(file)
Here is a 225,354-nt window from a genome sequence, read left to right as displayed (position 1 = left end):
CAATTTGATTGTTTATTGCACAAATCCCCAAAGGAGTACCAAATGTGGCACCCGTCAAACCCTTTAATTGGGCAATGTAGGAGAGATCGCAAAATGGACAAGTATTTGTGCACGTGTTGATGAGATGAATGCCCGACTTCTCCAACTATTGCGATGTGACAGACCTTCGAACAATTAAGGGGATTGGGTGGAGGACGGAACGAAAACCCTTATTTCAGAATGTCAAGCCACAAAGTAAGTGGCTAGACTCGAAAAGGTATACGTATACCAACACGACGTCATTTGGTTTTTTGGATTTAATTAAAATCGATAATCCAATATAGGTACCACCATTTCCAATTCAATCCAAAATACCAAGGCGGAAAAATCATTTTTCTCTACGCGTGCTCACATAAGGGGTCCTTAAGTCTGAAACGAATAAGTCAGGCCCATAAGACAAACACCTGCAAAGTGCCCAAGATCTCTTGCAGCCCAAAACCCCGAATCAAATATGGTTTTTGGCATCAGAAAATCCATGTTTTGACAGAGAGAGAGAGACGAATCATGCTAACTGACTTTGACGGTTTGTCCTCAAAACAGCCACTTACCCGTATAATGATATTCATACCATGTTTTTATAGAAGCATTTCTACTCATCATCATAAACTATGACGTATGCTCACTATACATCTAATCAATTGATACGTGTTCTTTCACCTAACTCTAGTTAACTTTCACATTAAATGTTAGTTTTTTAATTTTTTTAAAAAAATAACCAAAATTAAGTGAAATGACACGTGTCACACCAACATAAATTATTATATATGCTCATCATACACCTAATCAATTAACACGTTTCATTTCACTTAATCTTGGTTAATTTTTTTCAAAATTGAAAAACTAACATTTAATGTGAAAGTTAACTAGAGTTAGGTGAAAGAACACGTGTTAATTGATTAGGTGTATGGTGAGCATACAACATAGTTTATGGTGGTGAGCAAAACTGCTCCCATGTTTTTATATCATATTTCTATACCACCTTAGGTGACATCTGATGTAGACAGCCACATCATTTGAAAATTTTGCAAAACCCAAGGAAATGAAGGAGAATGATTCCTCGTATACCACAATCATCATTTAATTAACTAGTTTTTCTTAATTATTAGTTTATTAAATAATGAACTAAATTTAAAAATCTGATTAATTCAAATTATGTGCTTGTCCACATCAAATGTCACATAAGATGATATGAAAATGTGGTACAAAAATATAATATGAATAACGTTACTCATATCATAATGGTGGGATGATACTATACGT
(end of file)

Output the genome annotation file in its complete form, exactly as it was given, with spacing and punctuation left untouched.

Here is a 225,354-nt window from a genome sequence, read left to right as displayed (position 1 = left end):
CAATTTGATTGTTTATTGCACAAATCCCCAAAGGAGTACCAAATGTGGCACCCGTCAAACCCTTTAATTGGGCAATGTAGGAGAGATCGCAAAATGGACAAGTATTTGTGCACGTGTTGATGAGATGAATGCCCGACTTCTCCAACTATTGCGATGTGACAGACCTTCGAACAATTAAGGGGATTGGGTGGAGGACGGAACGAAAACCCTTATTTCAGAATGTCAAGCCACAAAGTAAGTGGCTAGACTCGAAAAGGTATACGTATACCAACACGACGTCATTTGGTTTTTTGGATTTAATTAAAATCGATAATCCAATATAGGTACCACCATTTCCAATTCAATCCAAAATACCAAGGCGGAAAAATCATTTTTCTCTACGCGTGCTCACATAAGGGGTCCTTAAGTCTGAAACGAATAAGTCAGGCCCATAAGACAAACACCTGCAAAGTGCCCAAGATCTCTTGCAGCCCAAAACCCCGAATCAAATATGGTTTTTGGCATCAGAAAATCCATGTTTTGACAGAGAGAGAGAGACGAATCATGCTAACTGACTTTGACGGTTTGTCCTCAAAACAGCCACTTACCCGTATAATGATATTCATACCATGTTTTTATAGAAGCATTTCTACTCATCATCATAAACTATGACGTATGCTCACTATACATCTAATCAATTGATACGTGTTCTTTCACCTAACTCTAGTTAACTTTCACATTAAATGTTAGTTTTTTAATTTTTTTAAAAAAATAACCAAAATTAAGTGAAATGACACGTGTCACACCAACATAAATTATTATATATGCTCATCATACACCTAATCAATTAACACGTTTCATTTCACTTAATCTTGGTTAATTTTTTTCAAAATTGAAAAACTAACATTTAATGTGAAAGTTAACTAGAGTTAGGTGAAAGAACACGTGTTAATTGATTAGGTGTATGGTGAGCATACAACATAGTTTATGGTGGTGAGCAAAACTGCTCCCATGTTTTTATATCATATTTCTATACCACCTTAGGTGACATCTGATGTAGACAGCCACATCATTTGAAAATTTTGCAAAACCCAAGGAAATGAAGGAGAATGATTCCTCGTATACCACAATCATCATTTAATTAACTAGTTTTTCTTAATTATTAGTTTATTAAATAATGAACTAAATTTAAAAATCTGATTAATTCAAATTATGTGCTTGTCCACATCAAATGTCACATAAGATGATATGAAAATGTGGTACAAAAATATAATATGAATAACGTTACTCATATCATAATGGTGGGATGATACTATACGT